COOLIDGE, AZ (3TV/CBS 5) - Arizona Reps. Andy Biggs and Debbie Lesko on Tuesday endorsed the idea of sending immigrants who are in the country illegally to so-called sanctuary cities.
Both Republicans characterized the proposal - first floated by the Trump administration last week - as a "put up or shut up" moment for cities and towns that have shown support for migrants.
"They keep saying they don't want to follow the laws and that they welcome migrants so, hey, why not welcome them," Lesko said.
Their comments come as critics of the plan say the White House wants to punish parts of the country that have been critical of Trump's immigration policies.
"I don't think it's retribution at all. I think that what it is saying is that you've indicated that you're welcoming, and you want these people here, and we're going to take you at your word," Biggs said.
Biggs and Lesko were both in Coolidge, where they attended the latest demonstration of a proposed border wall project.
Tempe-based Fisher Industries, one of the original companies in the running for the contract, has said it can build more than 230 miles of the border wall by June 2020. What's more, it says it can do it for less than what's budgeted.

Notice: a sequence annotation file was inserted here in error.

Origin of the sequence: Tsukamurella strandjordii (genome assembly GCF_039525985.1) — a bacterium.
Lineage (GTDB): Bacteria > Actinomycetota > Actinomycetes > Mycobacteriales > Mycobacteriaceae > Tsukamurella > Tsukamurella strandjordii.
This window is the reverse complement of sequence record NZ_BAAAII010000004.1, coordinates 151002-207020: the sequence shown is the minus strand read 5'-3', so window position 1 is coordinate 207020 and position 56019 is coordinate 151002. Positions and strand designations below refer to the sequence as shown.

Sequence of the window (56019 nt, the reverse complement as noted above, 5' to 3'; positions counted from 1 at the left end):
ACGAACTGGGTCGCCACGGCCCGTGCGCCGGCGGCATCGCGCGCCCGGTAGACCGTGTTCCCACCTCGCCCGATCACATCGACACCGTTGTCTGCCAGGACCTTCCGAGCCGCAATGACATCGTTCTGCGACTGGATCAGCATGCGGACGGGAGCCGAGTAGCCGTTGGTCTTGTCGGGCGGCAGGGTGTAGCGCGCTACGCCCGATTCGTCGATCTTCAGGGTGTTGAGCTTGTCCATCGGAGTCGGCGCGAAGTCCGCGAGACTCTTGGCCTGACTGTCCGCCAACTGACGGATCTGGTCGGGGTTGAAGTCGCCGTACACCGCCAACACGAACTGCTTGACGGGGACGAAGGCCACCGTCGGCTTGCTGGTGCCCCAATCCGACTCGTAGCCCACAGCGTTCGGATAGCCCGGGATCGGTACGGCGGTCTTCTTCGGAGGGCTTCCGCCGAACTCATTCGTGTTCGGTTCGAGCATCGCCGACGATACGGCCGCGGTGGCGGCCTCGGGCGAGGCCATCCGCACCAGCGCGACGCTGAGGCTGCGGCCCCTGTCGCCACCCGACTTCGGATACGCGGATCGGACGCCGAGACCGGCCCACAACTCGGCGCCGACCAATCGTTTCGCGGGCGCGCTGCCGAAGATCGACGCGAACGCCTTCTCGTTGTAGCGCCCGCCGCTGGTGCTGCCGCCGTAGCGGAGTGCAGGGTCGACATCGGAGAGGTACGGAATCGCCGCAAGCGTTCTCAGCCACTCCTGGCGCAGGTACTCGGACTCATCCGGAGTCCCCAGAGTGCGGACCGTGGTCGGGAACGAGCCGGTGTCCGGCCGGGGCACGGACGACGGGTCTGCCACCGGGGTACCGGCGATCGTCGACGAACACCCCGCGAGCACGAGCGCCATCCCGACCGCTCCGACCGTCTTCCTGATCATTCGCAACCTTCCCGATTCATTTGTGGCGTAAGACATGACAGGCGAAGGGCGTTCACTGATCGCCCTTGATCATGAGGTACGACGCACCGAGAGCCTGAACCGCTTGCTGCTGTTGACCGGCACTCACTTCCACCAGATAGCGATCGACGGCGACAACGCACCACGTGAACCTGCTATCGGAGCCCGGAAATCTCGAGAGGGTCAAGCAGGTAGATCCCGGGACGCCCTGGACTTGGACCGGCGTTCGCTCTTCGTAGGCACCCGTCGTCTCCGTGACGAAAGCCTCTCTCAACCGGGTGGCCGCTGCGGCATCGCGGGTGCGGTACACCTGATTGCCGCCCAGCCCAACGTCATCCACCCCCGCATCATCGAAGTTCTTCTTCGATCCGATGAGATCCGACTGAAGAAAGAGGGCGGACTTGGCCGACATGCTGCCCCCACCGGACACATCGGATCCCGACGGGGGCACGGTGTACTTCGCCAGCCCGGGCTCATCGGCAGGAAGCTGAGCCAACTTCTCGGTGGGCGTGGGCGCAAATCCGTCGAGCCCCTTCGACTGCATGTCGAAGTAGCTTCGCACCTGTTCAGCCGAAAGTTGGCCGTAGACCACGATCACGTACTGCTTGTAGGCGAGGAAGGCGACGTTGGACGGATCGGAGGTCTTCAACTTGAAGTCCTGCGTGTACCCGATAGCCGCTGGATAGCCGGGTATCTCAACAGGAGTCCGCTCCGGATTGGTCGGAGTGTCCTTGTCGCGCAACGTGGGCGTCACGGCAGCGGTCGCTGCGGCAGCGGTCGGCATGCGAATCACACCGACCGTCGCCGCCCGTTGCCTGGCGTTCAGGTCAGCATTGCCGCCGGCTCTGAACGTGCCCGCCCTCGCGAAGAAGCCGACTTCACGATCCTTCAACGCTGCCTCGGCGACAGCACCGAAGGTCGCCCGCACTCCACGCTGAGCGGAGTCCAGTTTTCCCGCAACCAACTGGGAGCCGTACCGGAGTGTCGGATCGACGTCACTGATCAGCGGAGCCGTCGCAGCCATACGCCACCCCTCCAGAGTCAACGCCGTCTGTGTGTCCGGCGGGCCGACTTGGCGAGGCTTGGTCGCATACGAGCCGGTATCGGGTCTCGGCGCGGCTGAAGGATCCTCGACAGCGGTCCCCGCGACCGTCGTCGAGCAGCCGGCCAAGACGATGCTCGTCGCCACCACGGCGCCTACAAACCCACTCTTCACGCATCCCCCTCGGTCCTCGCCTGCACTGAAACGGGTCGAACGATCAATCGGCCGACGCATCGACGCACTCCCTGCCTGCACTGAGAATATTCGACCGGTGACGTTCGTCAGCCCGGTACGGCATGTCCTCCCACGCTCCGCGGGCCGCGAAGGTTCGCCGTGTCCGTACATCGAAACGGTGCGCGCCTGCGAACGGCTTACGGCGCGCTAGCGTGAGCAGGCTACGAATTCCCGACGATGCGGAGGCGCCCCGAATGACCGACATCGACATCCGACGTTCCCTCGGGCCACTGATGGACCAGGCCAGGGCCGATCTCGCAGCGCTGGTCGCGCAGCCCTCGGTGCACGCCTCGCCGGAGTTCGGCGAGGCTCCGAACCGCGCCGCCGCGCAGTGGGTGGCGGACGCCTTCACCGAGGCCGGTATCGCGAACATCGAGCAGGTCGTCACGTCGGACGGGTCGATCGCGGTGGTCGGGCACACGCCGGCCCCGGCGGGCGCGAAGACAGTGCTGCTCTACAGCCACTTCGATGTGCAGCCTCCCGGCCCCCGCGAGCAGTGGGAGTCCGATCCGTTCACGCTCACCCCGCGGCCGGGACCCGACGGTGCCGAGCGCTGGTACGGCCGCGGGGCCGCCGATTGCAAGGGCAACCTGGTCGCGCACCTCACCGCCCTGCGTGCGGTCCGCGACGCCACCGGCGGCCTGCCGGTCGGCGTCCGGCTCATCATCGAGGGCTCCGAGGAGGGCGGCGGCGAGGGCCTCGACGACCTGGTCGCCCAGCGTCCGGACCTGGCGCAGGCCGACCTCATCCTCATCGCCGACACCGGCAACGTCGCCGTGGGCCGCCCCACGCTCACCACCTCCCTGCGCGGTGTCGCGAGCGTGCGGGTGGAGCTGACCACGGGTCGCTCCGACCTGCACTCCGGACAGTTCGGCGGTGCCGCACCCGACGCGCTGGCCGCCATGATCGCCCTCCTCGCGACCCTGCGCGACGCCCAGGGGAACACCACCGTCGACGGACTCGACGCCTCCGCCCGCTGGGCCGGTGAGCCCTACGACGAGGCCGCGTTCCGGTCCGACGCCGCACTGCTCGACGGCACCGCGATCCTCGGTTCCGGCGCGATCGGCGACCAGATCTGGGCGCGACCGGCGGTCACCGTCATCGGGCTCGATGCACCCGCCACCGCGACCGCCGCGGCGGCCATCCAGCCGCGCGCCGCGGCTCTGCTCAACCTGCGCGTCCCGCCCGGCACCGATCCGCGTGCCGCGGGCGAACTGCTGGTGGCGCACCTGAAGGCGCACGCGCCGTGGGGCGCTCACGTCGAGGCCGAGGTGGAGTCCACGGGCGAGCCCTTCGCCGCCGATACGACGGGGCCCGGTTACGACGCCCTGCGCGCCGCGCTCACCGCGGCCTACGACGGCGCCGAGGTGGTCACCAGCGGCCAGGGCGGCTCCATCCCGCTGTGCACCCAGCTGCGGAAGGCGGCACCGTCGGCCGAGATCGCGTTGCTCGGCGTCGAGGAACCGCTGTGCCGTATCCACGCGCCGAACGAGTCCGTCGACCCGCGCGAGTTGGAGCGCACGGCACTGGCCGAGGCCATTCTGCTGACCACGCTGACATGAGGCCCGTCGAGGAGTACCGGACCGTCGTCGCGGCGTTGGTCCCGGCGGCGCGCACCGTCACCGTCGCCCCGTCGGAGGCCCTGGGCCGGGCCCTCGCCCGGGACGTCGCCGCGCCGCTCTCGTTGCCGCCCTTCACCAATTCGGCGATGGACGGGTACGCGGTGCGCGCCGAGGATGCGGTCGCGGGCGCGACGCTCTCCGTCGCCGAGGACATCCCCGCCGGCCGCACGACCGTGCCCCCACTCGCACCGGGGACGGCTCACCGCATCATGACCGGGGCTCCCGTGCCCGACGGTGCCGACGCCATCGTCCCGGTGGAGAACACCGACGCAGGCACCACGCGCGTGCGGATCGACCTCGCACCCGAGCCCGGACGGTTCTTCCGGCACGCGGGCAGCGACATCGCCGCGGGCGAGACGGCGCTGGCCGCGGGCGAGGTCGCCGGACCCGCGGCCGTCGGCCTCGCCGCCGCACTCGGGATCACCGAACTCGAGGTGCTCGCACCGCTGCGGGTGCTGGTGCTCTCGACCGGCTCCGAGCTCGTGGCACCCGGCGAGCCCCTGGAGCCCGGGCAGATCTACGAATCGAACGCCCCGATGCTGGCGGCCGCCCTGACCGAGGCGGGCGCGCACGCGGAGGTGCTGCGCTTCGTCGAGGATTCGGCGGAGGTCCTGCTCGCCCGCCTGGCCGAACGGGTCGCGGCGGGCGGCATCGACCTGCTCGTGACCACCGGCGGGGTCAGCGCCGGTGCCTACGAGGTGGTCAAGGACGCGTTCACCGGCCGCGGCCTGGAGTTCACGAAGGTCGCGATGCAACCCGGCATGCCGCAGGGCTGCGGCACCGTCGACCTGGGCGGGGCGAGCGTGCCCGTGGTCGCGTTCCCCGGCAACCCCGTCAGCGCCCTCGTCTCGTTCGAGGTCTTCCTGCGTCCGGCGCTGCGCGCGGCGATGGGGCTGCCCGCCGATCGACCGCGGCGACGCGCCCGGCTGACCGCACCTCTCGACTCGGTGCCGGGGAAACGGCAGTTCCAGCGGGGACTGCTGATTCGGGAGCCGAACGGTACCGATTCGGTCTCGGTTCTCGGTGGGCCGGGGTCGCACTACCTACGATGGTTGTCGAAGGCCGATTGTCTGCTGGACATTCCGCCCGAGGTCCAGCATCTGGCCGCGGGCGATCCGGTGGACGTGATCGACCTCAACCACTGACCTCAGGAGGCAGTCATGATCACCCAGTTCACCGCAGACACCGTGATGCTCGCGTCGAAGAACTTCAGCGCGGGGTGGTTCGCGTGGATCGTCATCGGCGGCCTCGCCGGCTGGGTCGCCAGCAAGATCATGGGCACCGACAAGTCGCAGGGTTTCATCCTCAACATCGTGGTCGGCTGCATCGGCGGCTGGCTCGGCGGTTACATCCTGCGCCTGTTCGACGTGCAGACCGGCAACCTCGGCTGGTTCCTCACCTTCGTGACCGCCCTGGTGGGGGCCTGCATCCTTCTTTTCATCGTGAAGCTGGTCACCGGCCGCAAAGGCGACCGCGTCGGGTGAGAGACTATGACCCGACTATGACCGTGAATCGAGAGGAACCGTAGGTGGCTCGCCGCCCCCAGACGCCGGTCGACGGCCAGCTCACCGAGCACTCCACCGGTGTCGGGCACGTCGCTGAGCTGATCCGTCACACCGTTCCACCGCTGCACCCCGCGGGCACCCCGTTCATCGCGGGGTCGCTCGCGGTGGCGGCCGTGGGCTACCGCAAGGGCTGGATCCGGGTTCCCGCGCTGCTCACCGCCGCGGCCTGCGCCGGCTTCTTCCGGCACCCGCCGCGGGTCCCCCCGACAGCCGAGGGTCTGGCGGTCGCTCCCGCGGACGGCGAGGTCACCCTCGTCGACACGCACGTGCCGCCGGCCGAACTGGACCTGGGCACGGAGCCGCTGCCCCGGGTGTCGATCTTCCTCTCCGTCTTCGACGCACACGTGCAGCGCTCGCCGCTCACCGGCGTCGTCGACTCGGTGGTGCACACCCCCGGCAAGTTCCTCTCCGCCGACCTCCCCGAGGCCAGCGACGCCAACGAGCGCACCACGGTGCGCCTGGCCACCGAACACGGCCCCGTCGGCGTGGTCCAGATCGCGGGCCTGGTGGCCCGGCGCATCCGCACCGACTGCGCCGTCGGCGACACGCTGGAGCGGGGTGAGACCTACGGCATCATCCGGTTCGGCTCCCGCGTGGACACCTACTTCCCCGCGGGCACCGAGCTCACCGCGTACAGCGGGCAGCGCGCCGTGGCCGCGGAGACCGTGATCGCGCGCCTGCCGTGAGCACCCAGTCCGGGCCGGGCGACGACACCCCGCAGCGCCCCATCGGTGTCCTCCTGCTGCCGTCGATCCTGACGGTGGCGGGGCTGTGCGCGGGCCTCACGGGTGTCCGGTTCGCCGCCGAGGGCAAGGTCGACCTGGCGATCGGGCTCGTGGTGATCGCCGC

The company on Tuesday demonstrated the building technique it would use, which allows it to install seven panels at the same time.
The president and CEO of the company estimates that his team could complete 1 mile of the steel bollard fence every day.
But it's not just the wall. Fisher's solution also includes a video monitoring system and paved roads to help Border Patrol agents cover more ground.
Tuesday's demonstration was meant to drum up support for Fisher in Congress.
While a border wall -- no matter how quickly it's built -- will not stop the surge of migrant families who are seeking asylum and turning themselves in to border agents, both Lesko and Biggs seemed impressed by what they saw.
That stream of Central American families seeking asylum here does not seem to be letting up.
The U.S. Border Patrol reported that about 360 migrants surrendered to agents near the Port of Lukeville Tuesday morning.
The group, which was comprised mostly of Central American families, got off buses and then walked under the vehicle barrier.
It's a scenario that has played out over and over along the U.S. border.
The Associated Press contributed to this story.